University based case study
Meet teacher Ben Amatruda
Having completed his ECT induction 2 years ago, Ben Amatruda reflects on his teaching career so far and how his decisions along the way have led him to where he is now. Ben is currently teaching History at a secondary school in Hertfordshire, having completed his Initial Teacher Training at Middlesex University. Teach in Herts spoke to Ben to see how his career has developed through training, the induction process and securing his first teaching role.
What made you want to become a teacher?
I knew I wanted to become a teacher when I was in sixth-form as I was inspired by several of my own teachers and thoroughly enjoyed my time at school. I also found that I never felt challenged or motivated in any previous jobs that I had, and knew teaching would be a rewarding career.
Why did you choose to follow the university based route into teaching?
I was encouraged by my university and other teachers to go through the university based teaching programme. Moreover, after just finishing my undergraduate degree, the theory side of teaching practice interested me. There were also grants for my subject that helped me financially, which I wouldn’t have received if I signed up for a non-salaried Schools Direct programme.
What support and training have you received throughout your career so far?
Throughout my training year I had fantastic support from both my university and my placement schools. For me, the most valuable support I received was from my school sessions as they enabled me to implement the theory I had learnt at university, reflect on my current practice within the school and make proactive changes. Secondly, throughout my ECT year I had incredible support such as regular feedback, meetings with my mentor, observations and weekly sessions led by our ECT coordinator. As a result, I felt I made significant progress throughout my ECT year.
How did your ECT year differ to your training year?
You are officially a teacher which helps psychologically. Meaning that the classes were 100% my responsibility from the first day and to me that made a huge difference. However, I still received regular support that was crucial to my development. Also, my training year was specialising in RE and then my ECT year was training as a History teacher. My school provided fantastic support to make this transition as smooth as possible. I attended subject studies training through Herts for Learning and I worked closely with my department and my ECT mentor to ensure progress was being made. It confirmed for me that if you are considering a change to your training or subject it is always worth asking as there is often support available to facilitate this.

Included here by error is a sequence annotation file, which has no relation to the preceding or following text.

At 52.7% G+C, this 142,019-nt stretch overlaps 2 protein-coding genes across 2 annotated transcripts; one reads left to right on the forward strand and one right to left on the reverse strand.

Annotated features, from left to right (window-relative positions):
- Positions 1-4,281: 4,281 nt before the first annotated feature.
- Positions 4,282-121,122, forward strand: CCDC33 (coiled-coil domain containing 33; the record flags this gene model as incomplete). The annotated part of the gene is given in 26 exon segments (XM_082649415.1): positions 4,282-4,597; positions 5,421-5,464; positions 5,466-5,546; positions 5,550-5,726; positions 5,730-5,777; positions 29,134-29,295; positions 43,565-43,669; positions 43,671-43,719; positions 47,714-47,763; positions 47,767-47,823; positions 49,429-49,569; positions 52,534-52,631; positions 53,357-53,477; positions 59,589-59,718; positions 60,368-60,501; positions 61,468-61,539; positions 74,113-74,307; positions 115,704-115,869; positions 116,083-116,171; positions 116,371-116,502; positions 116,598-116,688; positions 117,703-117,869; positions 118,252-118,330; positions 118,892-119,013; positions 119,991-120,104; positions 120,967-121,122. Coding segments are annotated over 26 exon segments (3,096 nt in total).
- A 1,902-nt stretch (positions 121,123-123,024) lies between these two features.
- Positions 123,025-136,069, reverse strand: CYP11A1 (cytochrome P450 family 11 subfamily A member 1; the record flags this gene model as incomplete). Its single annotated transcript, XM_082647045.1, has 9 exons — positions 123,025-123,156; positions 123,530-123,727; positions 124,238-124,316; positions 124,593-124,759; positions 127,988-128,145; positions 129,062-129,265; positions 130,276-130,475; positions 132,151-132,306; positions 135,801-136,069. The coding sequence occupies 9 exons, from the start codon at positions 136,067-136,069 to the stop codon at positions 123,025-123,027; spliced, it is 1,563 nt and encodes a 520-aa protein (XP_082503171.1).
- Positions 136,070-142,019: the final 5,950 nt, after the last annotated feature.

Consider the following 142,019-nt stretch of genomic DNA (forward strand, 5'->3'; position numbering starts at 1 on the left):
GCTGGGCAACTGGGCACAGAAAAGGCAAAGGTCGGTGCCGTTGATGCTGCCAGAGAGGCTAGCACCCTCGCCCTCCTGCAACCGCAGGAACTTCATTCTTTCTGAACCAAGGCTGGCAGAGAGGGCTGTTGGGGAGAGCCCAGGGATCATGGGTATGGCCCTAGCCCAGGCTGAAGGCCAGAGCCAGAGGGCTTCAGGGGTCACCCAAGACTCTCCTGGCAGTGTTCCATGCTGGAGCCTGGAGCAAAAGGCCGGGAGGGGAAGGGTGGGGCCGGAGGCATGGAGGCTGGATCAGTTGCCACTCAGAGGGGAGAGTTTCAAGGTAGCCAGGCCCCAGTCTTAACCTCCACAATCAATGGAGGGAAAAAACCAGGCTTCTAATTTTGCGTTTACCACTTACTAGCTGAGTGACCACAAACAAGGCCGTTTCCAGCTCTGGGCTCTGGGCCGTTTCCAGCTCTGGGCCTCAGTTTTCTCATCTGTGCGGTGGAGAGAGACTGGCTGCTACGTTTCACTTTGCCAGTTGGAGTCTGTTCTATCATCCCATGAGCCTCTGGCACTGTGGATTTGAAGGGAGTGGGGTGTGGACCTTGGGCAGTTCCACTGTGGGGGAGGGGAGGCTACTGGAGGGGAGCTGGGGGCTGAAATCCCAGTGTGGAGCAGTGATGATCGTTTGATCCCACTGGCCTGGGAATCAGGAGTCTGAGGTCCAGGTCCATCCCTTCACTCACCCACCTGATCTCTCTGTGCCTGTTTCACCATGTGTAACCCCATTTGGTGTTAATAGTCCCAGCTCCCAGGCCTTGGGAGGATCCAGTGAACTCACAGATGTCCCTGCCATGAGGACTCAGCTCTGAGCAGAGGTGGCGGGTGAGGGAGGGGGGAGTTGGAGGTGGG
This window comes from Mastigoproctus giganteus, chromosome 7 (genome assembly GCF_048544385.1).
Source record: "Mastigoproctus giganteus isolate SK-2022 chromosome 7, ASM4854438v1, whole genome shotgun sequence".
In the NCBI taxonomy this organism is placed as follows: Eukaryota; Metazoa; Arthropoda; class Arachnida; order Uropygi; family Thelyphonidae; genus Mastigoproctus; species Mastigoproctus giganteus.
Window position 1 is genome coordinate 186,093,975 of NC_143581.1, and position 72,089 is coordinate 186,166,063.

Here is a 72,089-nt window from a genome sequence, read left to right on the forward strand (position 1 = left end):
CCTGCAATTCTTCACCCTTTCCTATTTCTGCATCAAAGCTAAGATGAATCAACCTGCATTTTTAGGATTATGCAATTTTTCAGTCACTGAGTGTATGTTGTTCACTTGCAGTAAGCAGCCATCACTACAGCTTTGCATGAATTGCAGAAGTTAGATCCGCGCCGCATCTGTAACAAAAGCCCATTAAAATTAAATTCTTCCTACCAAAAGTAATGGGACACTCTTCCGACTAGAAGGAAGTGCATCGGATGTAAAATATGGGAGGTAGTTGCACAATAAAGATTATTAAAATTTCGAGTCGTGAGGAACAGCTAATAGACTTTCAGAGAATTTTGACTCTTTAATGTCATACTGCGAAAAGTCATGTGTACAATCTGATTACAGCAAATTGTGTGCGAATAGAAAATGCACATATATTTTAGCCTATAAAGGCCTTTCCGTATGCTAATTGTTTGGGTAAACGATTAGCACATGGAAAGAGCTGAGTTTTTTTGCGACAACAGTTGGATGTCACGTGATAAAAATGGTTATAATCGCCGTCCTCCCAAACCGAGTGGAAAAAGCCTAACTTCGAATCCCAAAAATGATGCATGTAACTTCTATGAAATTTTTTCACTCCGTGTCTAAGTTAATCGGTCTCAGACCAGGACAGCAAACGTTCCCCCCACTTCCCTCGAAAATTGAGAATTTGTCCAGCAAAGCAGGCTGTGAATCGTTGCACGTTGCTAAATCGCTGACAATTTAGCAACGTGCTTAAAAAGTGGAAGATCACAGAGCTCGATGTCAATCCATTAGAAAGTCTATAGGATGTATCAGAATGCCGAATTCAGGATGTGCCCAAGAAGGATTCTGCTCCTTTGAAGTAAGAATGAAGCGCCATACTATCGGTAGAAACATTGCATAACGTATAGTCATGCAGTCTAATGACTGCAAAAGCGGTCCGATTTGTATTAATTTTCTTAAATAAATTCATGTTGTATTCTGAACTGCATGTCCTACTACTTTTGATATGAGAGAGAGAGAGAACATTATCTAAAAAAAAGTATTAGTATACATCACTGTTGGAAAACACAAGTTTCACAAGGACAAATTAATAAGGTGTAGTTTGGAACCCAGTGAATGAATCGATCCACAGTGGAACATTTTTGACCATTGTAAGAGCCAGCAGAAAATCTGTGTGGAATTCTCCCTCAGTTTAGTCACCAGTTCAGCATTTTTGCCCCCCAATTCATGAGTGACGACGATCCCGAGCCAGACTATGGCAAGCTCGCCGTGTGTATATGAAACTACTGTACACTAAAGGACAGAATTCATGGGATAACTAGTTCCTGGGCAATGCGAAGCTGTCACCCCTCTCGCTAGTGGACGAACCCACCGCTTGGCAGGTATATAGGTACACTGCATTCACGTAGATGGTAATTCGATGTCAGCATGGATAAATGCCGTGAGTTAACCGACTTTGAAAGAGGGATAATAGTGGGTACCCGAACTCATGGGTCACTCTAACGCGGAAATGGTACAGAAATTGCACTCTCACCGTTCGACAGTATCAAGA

Beyond teaching in the classroom what other opportunities have you had to participate in the wider school community?
I have participated in my school community in many ways; I have created a Philosophy club that I have run for the last two years. Additionally, I have helped run the girls football team with the PE department and have volunteered to go on many trips with the school, including the battlefields trip, the ski trip and Duke of Edinburgh.
What would you say to anyone considering working in a Hertfordshire school?
I would recommend Hertfordshire schools highly. The support I received from both the school and the university was fantastic. It certainly made my training years enjoyable and rewarding.
What are your hopes for the future of your teaching career?
My priority at the moment is to continue establishing myself at my current school, particularly in the two departments that I work in. I enjoy both the pastoral and the curriculum side of teaching and therefore currently have no preferred route for the future and would be open to both depending on what opportunities present themselves further down the line. I thoroughly enjoy my job everyday and so I am sure that I will be as passionate about my career in the future as I am now.